Archive for February, 2014

Will Homer Bailey’s Strikeouts Carry Over?

Homer Bailey’s shiny new six year, $105 million extension is a clear sign that the Reds believe that Bailey’s 2013 breakout was no fluke. While Bailey’s career up to last year had been somewhat inconsistent, that kind of price requires Bailey to keep pitching at the level he did last year. And there are reasons to think that he may very well do that.

Perhaps most important in his breakout was a sharp uptick in his strikeout rate, which went from 19.2% in 2012 to 23.4% last year. By ranking, he went from 27th in the NL two years ago to 8th in the NL last year, as even just a few points of strikeout rate can make a big difference. And strikeout rate is the kind of metric that seems somewhat impervious to fluke seasons. You can either get guys to swing and miss or you can’t, and we just don’t see too many Brady Anderson type seasons when it comes to pitcher’s strikeout rates. But how much of a strikeout rate spike can we really expect to carry over from one season to the next?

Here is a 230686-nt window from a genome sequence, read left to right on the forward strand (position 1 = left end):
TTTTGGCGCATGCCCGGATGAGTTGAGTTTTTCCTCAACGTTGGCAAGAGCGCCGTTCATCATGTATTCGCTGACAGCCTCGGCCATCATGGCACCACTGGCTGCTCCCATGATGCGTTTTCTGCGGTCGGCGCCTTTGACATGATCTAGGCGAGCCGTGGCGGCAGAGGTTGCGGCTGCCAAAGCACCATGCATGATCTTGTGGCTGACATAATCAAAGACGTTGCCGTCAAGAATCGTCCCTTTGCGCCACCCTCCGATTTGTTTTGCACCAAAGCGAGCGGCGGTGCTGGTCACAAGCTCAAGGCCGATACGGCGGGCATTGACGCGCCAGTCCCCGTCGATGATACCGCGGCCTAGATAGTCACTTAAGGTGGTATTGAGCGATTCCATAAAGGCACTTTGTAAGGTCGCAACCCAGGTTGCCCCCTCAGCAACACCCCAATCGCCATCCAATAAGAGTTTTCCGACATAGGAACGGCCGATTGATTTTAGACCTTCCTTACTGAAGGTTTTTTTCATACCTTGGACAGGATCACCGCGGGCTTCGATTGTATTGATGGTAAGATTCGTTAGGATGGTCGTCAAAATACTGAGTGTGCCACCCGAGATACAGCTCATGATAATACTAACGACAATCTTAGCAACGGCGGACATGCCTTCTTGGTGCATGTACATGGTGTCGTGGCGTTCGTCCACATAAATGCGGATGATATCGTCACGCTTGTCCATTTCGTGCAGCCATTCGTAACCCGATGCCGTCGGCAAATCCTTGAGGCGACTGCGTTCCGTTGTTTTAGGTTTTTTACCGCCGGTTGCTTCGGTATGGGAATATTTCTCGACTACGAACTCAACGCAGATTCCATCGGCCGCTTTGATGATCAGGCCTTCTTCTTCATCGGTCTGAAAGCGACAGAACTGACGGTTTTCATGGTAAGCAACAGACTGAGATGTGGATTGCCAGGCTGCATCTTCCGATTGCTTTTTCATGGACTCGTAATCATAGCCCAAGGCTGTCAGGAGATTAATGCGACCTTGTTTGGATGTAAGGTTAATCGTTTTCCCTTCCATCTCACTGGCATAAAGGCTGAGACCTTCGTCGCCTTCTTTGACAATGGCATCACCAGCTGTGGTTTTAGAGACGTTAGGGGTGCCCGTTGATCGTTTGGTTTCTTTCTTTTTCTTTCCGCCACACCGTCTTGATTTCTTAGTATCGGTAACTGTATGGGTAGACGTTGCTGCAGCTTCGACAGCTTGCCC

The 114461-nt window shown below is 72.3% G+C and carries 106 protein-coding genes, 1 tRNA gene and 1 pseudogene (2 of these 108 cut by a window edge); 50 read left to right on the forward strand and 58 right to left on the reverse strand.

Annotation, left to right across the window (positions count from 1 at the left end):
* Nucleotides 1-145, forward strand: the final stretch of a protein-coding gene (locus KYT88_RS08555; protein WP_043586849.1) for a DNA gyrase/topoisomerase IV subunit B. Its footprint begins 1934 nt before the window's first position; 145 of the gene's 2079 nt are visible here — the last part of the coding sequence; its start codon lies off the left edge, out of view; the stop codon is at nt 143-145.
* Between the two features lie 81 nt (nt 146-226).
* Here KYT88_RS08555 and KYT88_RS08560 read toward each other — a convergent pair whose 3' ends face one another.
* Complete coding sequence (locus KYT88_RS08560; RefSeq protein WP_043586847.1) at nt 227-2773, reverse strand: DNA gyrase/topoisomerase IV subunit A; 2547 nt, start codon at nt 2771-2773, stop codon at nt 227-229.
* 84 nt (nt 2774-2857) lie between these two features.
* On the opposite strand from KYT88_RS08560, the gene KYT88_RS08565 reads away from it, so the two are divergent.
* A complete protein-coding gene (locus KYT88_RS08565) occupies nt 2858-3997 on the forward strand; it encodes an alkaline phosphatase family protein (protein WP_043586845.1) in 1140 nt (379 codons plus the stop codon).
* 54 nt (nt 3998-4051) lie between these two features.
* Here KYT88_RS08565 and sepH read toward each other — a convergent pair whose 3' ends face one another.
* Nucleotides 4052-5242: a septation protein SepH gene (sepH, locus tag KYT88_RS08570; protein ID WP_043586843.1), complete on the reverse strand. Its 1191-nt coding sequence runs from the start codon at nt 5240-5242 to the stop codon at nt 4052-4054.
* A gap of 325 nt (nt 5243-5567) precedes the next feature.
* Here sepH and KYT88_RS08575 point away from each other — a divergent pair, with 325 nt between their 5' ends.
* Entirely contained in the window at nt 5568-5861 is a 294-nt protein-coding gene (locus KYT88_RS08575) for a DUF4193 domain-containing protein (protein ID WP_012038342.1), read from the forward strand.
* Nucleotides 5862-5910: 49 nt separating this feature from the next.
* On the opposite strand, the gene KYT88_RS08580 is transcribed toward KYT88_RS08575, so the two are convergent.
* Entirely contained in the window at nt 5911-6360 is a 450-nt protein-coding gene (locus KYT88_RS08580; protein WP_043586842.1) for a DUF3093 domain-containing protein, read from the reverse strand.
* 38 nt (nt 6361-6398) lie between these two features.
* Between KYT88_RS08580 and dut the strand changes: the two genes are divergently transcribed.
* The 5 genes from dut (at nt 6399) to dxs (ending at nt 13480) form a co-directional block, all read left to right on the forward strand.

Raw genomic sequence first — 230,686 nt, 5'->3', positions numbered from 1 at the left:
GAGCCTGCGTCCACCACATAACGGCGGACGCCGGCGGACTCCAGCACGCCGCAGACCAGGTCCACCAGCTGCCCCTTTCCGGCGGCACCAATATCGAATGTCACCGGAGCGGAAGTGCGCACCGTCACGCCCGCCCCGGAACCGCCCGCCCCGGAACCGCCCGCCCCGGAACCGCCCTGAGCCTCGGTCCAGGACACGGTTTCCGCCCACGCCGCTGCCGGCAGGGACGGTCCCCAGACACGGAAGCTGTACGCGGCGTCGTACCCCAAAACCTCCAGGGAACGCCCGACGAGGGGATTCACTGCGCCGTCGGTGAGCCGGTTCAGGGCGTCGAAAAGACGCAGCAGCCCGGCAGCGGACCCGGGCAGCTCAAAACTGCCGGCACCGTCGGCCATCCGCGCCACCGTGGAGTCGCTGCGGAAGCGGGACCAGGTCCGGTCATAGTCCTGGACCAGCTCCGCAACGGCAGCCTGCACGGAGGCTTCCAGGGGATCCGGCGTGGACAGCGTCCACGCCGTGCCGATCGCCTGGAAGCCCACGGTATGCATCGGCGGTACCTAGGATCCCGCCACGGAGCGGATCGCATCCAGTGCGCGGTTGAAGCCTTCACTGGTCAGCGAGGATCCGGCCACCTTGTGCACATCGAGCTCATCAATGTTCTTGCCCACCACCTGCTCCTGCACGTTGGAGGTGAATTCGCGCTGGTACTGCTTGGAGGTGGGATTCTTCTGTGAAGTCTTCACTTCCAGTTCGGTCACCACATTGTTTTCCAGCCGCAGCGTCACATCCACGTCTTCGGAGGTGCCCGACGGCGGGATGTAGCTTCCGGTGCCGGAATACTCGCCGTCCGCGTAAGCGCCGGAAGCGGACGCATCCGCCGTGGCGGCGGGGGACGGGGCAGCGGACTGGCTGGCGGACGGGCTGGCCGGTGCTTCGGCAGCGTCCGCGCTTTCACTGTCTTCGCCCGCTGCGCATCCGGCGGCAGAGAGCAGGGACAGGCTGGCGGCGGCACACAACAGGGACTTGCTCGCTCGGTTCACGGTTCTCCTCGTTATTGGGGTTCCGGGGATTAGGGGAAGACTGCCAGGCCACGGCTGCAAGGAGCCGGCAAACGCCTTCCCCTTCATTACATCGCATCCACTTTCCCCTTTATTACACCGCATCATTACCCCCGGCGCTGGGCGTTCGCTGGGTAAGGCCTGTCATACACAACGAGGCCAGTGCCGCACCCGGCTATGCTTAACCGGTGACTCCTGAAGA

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Rick Porcello’s Breakout Potential

Stop me if you’ve heard this one before: Rick Porcello is on the verge of having a big season this year. That’s a statement that seemingly pops up every year, most notably last spring, when Porcello was doing his best to disprove the long-held theory that spring training stats don’t matter by striking out 21 without walking a single batter.

Yet the anticipated breakout didn’t quite happen, not when Porcello put up an ERA north of 4.30 for the fourth straight year and was the subject of trade rumors this offseason.

So what makes this year different? Here are three reasons: Read the rest of this entry »

A Look Back at Last Year’s Extensions